exclusive, visible, notorious, distinct, and hostile possession of the land for twenty-one years. Each of these elements must exist, otherwise the possession will not confer title." Inn Le'Daerda, Inc. v. Davis, 241 Pa. Super. 150, 158, 159, 360 A.2d 209, 213 (1976). An adverse possessor "'"must intend to hold the land for himself, and that intention must be made manifest by his acts"'." Kaminski Brothers, Inc. v. Grassi, 237 Pa. Super. 478, 480, 352 A.2d 80, 81 (1975). He must "keep his flag flying and present a hostile front to all adverse pretensions." Commonwealth v. Bierly, 37 Pa. Super. 496, 504 (1908). Building a residence on land or cultivating it in a regular and continuous way may after 21 years result in ownership. See The Susquehanna and Wyoming Valley RR and Coal Co. v. Quick, 68 Pa. 189 (1871); Cf. Ewing v. Dauphin County Tax Claim Bureau, 31 Pa. Commw. 285, 375 A.2d 1373, 1375 (1977). However, as has been repeatedly said, "temporary acts on the land, . . . are not the actual possession required." Inn Le'Daerda v. Davis, supra, 241 Pa. Super. at 159, 360 A.2d at 213; See Camp Chicopee v. Eden, 303 Pa. 150, 154 A.2d 305 (1931) (placement of line fence, payment of taxes and occasional boating and fishing on claimed part of lake did not confer adverse possession); Boyer v. Lengel, 224 Pa. 357, 73 A. 323 (1909) (occasional cutting of timber or some logs); Lackawanna Lumber Co. v. Kelly, 221 Pa. 238, 70 A. 724 (1908) (occasional trespass for purpose of cutting timber); Wickham v. Sutton, 33 Pa. Super. 368 (1907) (occasional cutting of firewood and timber from plot and construction of road to effectuate removal of wood); Young v. Herdic, 55 Pa. 172 (1867) (temporary occupancy of land while cutting timber); Hole v. Rittenhouse, 37 Pa. 116 (1860) (occasional trespasses and payment of taxes).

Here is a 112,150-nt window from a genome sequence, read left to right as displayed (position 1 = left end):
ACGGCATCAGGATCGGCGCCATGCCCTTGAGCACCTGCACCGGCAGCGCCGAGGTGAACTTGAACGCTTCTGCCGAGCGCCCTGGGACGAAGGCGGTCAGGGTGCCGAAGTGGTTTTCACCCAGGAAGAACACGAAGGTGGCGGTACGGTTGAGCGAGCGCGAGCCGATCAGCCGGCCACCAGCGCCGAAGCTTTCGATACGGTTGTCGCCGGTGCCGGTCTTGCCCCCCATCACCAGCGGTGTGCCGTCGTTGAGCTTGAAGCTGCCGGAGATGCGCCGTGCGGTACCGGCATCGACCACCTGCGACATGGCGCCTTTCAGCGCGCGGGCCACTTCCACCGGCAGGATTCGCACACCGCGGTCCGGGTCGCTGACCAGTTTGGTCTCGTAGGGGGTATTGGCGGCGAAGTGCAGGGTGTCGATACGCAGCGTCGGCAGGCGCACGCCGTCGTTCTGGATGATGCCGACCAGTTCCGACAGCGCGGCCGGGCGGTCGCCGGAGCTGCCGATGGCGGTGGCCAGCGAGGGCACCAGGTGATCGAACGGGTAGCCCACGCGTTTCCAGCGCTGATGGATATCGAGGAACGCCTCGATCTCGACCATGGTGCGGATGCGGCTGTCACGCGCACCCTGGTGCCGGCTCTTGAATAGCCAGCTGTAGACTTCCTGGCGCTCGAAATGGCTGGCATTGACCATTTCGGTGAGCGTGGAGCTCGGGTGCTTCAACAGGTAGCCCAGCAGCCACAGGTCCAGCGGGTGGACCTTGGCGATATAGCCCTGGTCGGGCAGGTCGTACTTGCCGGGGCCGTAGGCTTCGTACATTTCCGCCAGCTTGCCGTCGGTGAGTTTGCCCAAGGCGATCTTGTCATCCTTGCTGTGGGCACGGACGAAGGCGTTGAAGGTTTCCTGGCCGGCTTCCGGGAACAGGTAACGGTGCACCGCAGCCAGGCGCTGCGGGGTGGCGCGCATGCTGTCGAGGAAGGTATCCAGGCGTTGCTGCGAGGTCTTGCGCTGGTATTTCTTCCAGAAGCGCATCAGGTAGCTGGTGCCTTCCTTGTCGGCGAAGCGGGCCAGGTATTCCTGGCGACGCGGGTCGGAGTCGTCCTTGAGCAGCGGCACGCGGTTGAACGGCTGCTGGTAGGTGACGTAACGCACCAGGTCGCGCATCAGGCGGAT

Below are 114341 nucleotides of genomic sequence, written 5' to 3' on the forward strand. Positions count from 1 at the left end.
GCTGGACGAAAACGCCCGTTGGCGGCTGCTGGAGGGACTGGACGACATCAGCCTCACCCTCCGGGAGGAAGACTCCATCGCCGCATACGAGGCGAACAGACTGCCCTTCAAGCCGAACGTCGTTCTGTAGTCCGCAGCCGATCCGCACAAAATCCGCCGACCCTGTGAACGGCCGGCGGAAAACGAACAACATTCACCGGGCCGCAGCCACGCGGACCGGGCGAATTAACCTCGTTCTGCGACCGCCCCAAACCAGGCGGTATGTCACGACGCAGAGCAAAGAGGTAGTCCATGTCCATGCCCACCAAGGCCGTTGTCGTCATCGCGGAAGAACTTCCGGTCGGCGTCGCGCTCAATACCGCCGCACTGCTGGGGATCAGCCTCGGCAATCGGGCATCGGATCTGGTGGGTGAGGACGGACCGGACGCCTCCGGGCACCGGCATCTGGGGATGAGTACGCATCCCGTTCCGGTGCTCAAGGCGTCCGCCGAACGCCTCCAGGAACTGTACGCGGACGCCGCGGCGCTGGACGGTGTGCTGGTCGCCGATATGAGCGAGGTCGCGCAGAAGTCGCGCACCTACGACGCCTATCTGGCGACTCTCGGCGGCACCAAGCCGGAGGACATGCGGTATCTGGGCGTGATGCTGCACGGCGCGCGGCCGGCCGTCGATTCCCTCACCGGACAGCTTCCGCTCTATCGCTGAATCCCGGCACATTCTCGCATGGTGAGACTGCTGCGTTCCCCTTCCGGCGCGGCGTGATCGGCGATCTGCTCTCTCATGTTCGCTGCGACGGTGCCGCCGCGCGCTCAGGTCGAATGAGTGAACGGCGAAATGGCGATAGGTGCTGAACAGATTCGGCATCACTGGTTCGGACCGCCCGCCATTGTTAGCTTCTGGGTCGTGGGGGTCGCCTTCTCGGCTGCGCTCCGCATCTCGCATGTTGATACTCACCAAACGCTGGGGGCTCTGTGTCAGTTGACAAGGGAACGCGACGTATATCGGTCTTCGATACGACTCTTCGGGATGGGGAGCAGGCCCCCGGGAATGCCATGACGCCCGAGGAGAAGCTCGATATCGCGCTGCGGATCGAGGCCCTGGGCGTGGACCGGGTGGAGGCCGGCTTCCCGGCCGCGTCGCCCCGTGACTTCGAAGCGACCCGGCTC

It seems fair to summarize this case law as holding that only acts signifying permanent occupation of the land and done continuously for a twenty-one year period will confer adverse possession. See Inn Le'Daerda, Inc. v. Davis, supra, 241 Pa. Super. at 159, 360 A.2d at 213. Here, the Smiths have not sustained their burden of showing that they